THE SKY HASN’T FALLEN…. Nearly a decade ago, the state of Vermont, responding to a state court ruling, passed a law allowing civil unions between same-sex couples. At the time, the outrage and disgust among Vermont’s conservative activists was overwhelming, and talk of various nightmare scenarios — cultural, legal, economic, religious — were common.
As the state began a debate over marriage equality, the 2000 debate seems almost quaint in retrospect. None of the dreaded consequences came to fruition, and even conservative Republicans came to look at civil unions as a common-sense measure with no reasonable downsides. The sky, right-wing rage notwithstanding, did not fall.
The same is true in Massachusetts, where gay marriage has been legal for five years.
One of the striking developments, since 2004, is the fading away of opposition to gay marriage among elected officials in Massachusetts.
When the state’s Supreme Judicial Court ruled in 2003 that banning same-sex marriage was unconstitutional, there seemed to be sufficient support in the Legislature for a ballot measure that would overturn the decision. But efforts to unseat pro-gay-marriage legislators floundered; a gay-marriage supporter, Deval Patrick, was elected governor; and a climactic push for a referendum was rejected by lawmakers in 2007 by a 151-45 vote.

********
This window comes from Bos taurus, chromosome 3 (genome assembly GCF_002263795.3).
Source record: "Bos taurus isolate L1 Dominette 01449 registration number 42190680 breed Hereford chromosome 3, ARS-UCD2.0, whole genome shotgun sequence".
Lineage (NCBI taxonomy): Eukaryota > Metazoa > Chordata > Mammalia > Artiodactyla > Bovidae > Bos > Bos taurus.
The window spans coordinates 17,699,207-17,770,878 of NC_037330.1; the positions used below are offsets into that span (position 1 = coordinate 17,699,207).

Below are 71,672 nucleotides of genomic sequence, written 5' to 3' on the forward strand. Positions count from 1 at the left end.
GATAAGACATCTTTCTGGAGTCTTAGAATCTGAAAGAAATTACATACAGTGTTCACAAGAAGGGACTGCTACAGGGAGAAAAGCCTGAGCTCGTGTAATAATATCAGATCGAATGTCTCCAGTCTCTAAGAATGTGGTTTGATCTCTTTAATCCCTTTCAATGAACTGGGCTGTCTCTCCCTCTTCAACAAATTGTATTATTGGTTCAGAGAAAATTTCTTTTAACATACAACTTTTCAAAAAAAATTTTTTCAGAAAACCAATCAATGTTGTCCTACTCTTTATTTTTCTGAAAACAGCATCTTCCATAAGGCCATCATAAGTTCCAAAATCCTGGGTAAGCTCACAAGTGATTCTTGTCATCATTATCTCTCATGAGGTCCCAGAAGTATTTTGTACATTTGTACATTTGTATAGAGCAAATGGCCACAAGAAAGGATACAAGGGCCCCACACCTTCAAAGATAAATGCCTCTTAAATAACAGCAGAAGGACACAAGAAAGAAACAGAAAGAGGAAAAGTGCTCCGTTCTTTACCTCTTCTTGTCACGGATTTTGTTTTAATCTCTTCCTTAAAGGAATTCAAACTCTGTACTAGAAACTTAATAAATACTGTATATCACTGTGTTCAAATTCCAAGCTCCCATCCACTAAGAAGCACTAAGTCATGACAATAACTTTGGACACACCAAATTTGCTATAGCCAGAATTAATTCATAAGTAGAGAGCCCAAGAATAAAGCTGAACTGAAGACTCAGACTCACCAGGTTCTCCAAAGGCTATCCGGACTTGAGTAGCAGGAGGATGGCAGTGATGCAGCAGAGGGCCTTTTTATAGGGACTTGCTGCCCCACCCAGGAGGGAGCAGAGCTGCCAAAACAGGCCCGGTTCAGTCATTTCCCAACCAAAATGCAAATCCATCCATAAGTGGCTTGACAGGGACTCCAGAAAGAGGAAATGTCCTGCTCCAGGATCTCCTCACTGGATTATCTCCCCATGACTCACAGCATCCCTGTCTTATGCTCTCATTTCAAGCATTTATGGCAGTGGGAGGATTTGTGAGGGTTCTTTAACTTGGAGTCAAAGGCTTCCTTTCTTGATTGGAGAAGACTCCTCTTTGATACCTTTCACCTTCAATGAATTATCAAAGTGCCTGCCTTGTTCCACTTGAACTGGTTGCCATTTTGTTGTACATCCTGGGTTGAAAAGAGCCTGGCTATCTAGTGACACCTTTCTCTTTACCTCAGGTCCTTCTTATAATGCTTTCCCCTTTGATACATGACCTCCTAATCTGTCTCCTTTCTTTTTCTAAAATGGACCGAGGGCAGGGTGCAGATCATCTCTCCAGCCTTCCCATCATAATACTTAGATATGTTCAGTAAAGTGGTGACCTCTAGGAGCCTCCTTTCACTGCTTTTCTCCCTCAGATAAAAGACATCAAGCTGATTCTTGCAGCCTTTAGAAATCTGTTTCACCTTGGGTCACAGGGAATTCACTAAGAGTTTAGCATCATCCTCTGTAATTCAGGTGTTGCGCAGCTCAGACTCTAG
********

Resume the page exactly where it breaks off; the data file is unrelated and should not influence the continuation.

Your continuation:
Last year, lawmakers went further, repealing a 1913 law that blocked most out-of-state gays from marrying in Massachusetts. The vote in the House was 119-36.
It’s just not that scary. Nothing has changed, except families who were denied equality before 2004 enjoy it now. Barney Frank’s prediction about the issue becoming less controversial over time looks to be true.
To be sure, there isn’t unanimity. The president of the conservative Massachusetts Family Institute told the AP, “We absolutely believe the sky is falling.” A Roman Catholic bishop added, “The mantra that the sky hasn’t fallen takes a short-term view. We don’t know what the implications will be.”
The “implications” of consenting adults getting married?
That the sky-is-falling crowd sounds almost comical now demonstrates the changing nature of the debate.